The Social Theory of Practices

The Social Theory of Practices : Tradition, Tacit Knowledge and Presuppositions

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The concept of human practices - practices of representation or constitutive practices that make up a political or scientific tradition or an organizational culture, practices of repression, sexist practices and so on - has today become central to social theory and to the bodies of discourse that surround it. This book presents an analysis and critique of the idea of practice as it has developed in the various theoretical traditions of the social sciences and the humanities. The concept of a practice, understood broadly as a tacit possession that is "shared" by and the same for different people, has a fatal difficulty, the author argues. This object must in some way be transmitted, "reproduced", in Bourdieu's famous phrase, in different persons. But there is no plausible mechanism by which such a process occurs. The historical uses of the concept, from Durkheim to Kripke's version of Wittgenstein, provide examples of the contortions that thinkers have been forced into by this problem, and shows the ultimate implausibility of the idea of the interpersonal transmission of these supposed objects. But without the notion of "sameness" the concept of practice collapses into the concept of habit. The conclusion sketches a picture of what happens when we do without the notion of a shared practice, and how this bears on social theory and philosophy. It explains why social theory cannot get beyond the stage of constructing fuzzy analogies, and why the standard constructions of the contemporary philosophical problem of relativism depend upon this defective more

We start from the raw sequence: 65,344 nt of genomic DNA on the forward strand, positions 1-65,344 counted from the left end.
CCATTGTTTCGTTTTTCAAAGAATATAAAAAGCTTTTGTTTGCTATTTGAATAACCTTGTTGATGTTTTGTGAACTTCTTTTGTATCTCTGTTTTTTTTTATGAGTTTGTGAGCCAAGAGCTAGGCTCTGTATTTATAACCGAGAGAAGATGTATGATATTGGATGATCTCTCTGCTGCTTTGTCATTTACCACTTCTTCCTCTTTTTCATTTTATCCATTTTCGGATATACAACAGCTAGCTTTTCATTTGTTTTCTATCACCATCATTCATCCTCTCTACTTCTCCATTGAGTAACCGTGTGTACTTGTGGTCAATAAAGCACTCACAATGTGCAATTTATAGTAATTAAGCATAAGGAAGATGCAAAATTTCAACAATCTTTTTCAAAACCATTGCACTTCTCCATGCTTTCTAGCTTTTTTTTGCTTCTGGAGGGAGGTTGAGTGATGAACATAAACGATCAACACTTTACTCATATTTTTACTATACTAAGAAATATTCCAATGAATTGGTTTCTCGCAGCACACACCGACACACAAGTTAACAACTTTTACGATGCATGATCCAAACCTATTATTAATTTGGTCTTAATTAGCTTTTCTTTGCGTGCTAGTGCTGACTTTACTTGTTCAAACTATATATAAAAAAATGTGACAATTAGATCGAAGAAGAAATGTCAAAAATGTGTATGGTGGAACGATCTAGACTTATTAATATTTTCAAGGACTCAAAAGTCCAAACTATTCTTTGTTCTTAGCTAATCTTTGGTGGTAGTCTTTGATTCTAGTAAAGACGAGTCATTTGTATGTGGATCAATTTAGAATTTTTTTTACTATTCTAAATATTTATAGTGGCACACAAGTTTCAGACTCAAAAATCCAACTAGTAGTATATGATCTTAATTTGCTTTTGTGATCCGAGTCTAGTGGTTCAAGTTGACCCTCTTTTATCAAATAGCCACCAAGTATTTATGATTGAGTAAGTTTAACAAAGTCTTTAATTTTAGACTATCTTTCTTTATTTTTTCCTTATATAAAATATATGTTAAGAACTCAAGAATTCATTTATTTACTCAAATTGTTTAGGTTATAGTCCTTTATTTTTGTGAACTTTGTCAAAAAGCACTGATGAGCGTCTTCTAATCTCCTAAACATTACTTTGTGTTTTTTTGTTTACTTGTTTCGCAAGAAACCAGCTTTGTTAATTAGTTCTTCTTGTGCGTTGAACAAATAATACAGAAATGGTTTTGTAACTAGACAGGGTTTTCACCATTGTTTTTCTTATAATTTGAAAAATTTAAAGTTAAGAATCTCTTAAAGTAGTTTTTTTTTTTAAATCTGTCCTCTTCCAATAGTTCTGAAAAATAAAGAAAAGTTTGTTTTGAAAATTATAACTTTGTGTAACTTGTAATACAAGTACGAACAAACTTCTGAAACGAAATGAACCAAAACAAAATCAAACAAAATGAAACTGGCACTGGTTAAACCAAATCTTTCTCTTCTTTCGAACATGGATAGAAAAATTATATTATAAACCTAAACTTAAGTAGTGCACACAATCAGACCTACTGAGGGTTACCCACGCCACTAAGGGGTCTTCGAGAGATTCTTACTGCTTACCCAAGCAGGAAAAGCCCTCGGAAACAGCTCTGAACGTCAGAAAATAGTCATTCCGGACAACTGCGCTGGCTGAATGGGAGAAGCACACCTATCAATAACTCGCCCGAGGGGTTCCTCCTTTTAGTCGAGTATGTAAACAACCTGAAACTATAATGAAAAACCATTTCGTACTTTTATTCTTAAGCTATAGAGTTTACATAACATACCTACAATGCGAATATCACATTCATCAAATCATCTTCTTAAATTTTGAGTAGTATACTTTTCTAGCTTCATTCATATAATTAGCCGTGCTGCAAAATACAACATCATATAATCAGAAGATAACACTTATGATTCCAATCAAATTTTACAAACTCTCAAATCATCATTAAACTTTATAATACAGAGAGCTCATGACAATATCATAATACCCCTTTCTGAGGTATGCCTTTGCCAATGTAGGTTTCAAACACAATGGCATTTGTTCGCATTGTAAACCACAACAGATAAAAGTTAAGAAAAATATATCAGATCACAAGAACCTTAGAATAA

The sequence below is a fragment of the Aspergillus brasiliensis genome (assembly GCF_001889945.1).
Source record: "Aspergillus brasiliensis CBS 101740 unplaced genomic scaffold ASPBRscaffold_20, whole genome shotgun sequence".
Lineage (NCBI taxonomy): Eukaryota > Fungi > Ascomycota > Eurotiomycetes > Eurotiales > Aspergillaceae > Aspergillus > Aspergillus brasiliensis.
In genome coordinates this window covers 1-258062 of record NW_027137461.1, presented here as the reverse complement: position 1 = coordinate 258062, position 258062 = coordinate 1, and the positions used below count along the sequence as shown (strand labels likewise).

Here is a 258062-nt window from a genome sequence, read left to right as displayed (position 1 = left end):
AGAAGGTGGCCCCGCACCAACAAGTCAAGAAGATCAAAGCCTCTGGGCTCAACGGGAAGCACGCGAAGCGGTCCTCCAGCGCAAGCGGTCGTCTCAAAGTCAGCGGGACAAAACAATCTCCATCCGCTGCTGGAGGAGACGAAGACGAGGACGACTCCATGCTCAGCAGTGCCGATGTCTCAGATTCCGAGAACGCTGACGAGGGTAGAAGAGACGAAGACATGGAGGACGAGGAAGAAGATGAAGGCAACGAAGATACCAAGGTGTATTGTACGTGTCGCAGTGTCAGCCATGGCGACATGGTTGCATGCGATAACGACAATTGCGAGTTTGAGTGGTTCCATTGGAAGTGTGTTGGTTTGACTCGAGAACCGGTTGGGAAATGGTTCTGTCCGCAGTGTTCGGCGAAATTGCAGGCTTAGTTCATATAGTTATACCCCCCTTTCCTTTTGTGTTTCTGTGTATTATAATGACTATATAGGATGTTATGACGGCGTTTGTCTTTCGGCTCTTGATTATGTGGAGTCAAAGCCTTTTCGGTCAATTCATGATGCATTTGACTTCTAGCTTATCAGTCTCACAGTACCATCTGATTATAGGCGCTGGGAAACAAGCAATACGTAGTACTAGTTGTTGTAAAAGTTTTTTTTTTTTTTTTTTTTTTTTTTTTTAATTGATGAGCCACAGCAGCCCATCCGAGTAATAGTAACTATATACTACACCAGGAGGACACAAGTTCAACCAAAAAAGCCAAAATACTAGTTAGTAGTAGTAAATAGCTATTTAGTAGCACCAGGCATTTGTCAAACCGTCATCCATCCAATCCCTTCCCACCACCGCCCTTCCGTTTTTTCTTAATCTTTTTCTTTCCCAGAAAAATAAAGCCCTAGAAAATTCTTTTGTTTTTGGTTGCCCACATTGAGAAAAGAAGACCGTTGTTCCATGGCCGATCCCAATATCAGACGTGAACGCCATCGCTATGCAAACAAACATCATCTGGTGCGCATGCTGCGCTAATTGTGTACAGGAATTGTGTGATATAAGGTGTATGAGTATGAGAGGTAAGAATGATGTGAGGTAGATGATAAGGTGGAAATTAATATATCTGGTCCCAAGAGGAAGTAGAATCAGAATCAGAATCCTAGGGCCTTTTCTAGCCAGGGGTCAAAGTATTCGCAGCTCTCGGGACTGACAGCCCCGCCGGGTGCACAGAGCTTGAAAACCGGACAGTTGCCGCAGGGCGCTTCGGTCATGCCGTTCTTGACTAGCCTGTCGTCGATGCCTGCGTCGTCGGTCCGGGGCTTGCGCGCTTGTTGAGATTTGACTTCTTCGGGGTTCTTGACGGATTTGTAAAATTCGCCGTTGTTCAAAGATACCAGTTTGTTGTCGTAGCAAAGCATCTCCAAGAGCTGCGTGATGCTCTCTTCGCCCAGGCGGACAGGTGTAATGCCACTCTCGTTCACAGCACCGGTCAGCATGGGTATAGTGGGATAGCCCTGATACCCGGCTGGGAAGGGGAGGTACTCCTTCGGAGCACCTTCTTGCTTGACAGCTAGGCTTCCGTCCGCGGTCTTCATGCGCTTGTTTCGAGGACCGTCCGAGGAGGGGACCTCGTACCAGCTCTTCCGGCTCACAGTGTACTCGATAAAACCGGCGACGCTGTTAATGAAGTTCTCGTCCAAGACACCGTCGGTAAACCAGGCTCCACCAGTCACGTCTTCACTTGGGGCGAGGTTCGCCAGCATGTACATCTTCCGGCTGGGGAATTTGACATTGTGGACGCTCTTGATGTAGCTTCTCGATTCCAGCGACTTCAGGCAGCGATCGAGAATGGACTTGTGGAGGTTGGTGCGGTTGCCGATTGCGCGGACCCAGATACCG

Product details

  • Hardback | 160 pages
  • 152 x 229mm
  • Polity Press
  • Oxford, United Kingdom
  • index
  • 0745605044
  • 9780745605043

Table of contents

1. Who Needs a Concept of Practice? 2. Practices as Causes 3. Practices as Presuppositions 4. Transmission 5. Change and History 6. The Opacity of more